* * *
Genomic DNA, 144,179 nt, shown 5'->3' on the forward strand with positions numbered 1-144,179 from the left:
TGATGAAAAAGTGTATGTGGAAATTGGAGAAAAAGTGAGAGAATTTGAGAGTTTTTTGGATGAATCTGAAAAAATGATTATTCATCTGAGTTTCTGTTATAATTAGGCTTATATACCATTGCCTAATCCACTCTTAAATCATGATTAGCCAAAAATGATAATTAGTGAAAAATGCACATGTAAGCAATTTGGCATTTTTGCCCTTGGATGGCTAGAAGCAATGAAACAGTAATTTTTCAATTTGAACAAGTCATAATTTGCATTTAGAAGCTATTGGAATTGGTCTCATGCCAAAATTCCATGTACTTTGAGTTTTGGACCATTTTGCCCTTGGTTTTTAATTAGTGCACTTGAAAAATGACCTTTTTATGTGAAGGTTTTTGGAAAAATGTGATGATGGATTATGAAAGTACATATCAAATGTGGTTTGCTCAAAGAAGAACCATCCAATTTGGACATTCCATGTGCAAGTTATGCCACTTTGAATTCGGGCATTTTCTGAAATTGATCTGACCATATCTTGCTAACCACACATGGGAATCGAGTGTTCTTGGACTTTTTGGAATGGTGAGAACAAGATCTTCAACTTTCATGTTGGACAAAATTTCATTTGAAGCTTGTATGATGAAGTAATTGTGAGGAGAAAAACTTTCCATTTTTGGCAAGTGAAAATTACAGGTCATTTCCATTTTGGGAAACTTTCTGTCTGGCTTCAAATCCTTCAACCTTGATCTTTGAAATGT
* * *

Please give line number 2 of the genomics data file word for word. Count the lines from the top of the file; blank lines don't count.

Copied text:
TGATGAAAAAGTGTATGTGGAAATTGGAGAAAAAGTGAGAGAATTTGAGAGTTTTTTGGATGAATCTGAAAAAATGATTATTCATCTGAGTTTCTGTTATAATTAGGCTTATATACCATTGCCTAATCCACTCTTAAATCATGATTAGCCAAAAATGATAATTAGTGAAAAATGCACATGTAAGCAATTTGGCATTTTTGCCCTTGGATGGCTAGAAGCAATGAAACAGTAATTTTTCAATTTGAACAAGTCATAATTTGCATTTAGAAGCTATTGGAATTGGTCTCATGCCAAAATTCCATGTACTTTGAGTTTTGGACCATTTTGCCCTTGGTTTTTAATTAGTGCACTTGAAAAATGACCTTTTTATGTGAAGGTTTTTGGAAAAATGTGATGATGGATTATGAAAGTACATATCAAATGTGGTTTGCTCAAAGAAGAACCATCCAATTTGGACATTCCATGTGCAAGTTATGCCACTTTGAATTCGGGCATTTTCTGAAATTGATCTGACCATATCTTGCTAACCACACATGGGAATCGAGTGTTCTTGGACTTTTTGGAATGGTGAGAACAAGATCTTCAACTTTCATGTTGGACAAAATTTCATTTGAAGCTTGTATGATGAAGTAATTGTGAGGAGAAAAACTTTCCATTTTTGGCAAGTGAAAATTACAGGTCATTTCCATTTTGGGAAACTTTCTGTCTGGCTTCAAATCCTTCAACCTTGATCTTTGAAATGT